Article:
It must be admitted that the hovering troubled her mother, who hung her with coats, muffs, and heavy knitted scarves until the daughter who danced lightly looked like a coat rack and the mass of fabric weighed her feet to the floor, or at least kept her hovering hidden by sleeves and lace trim.
Her mother did not do this to punish or shame her. Know you that.
Just that someone dangerous might see the daughter dance lightly and fall into lust, lasso her with a thin sharp thread, and pull her away. Without her feet on the ground the daughter could not dig in her heels and so would be taken against her will.
So it is not that the mother wanted to tether her. She loved her and saw no other way.
Don’t cry, kitten.
Besides, the mother is no matter here. Alice found herself tethered.
When the woman with the thin sharp thread came and saw the light under Alice’s feet unbroken by the soles of her shoes, she bowed before Alice and Alice reached for the lasso herself.
She kicked off as she could and pulled the both of them off the island and away.
Now they both wear the coats to stay warm in the night heaven where there is no surface to support a fire. Alice taught her woman to dance and that’s what you see sometimes.
Her mother is very sad, very sad. But she stays busy. Like they say, a woman with a daughter in heaven never fails to keep all the dolls prettily dressed. A woman with a daughter in heaven always finds time to brush everyone’s hair.
You sort of have to love up there glimmering, as things go. Especially when you remember how sad she looked with all the heavy blankets pressing down her heart.
Yes, I mean the mother. The mother sort of has to love them. She is the mother, after all.
Brownie Hear-Bear Says
Marina, did I hear you say Violet?
I know you did not say violence, sweet girl. My hearing is off in my old ears sometimes. But this story isn’t about my ears. Violet it certainly was.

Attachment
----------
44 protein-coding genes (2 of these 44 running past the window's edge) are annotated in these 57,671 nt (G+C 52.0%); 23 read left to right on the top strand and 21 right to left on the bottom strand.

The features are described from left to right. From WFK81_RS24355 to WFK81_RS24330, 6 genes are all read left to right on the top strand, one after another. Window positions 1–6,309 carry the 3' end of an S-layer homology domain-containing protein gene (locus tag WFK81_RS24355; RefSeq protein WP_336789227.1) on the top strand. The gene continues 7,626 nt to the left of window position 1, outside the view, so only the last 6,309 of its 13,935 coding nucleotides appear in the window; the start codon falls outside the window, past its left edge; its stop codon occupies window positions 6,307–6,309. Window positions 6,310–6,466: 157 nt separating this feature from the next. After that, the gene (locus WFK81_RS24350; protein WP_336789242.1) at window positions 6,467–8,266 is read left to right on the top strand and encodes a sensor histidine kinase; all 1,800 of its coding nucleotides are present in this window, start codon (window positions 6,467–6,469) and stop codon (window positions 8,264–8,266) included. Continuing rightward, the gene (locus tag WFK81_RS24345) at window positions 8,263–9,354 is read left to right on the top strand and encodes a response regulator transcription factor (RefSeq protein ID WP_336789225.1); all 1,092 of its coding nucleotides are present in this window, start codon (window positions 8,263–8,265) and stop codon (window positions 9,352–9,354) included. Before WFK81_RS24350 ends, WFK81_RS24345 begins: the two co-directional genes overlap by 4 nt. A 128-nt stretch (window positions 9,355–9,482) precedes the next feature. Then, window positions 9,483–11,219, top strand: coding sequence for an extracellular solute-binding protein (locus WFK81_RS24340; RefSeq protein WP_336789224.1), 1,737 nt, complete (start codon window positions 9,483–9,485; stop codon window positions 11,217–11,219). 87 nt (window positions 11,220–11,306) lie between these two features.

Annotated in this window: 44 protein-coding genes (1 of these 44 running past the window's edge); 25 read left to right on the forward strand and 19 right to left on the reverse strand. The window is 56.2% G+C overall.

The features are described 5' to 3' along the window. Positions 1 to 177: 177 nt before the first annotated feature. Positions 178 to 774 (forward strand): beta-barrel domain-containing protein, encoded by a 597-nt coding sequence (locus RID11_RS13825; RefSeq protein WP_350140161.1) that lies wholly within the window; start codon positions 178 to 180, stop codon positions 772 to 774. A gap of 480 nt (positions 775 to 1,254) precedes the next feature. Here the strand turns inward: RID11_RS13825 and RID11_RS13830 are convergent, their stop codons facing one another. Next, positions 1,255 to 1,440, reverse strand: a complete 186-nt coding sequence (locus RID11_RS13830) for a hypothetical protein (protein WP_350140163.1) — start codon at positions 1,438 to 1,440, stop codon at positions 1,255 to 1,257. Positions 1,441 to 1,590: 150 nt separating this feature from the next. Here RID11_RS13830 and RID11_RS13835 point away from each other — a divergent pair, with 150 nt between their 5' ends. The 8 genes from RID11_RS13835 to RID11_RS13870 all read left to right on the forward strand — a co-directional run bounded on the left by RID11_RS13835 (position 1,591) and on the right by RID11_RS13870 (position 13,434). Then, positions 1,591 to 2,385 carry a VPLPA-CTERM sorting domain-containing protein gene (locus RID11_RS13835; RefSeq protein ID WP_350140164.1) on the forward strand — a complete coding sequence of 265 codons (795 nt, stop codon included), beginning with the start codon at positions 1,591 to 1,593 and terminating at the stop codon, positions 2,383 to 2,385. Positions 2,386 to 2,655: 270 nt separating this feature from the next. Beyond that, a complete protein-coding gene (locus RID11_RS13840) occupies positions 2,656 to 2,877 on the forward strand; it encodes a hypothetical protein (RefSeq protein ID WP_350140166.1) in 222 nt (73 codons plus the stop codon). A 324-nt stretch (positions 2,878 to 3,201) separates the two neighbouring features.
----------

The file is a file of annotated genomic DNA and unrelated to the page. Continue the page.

Yes, named for a flower but she wasn’t the kind of daughter who stretched toward sun. Or let it wilt her. She never gave it the chance.
She loved her mother and her blue sea lap in the nursery chair, and she loved stories. Violet sat all day while the sun rushed people to work and to the bakery and to plow the fields, and she said, tell me about the people who rush.
Violet listened hard so she could tell her sister Marina, so she could tell the little orange and gray kittens that tumbled around the room with abandon.
Don’t cry, Marina. This is what her mother told her.
Violet, people walk in circles hunched over. Bent like the old outside dog but older, like you wouldn’t believe. This is because they have jobs on their back, like banker and storekeeper and teacher and housekeeper. All the jobs are faulty.
No, mother is not a job. Mother is an island.
But could cherry farmer really bend a back to breaking? When he makes such tiny fruits like the love of little girls or like stones set in rings you can put in milkshakes? When he gives you a pocketful every time you come in to look and see, how red?
Yes, Violet, her mother explained gravely. Even cherry farmer is a job to break your back. Even toy seller and toy carver. The man who carved your pretty train, his nose is scraping the floor.
Toy carver doesn’t want to see your pretty nose dirtied by the floor because you had to go away into town and get a job. He knows your mother loves you, especially after Alice flew away. That is why he made your train with no motorization. So nobody else gets carried away.
Keep her nose scrubbed pink and clean, the toy carver told the mother. Here, I have made your daughter a very safe train.
Violet drove her train up and down her mother’s arms. She drove the train in circles around her mother’s lap. Choo! Choo! Look Mother, she said, train is like the people in the town, in circles. No, Violet, the people don’t stand so tall upright as your good wood train.
Choo! Choo! Up and down her mother’s neck and head. Look, Mother! She put the kitties on the train and rode them around and around. It was so silly.
Kitties ride train! you said.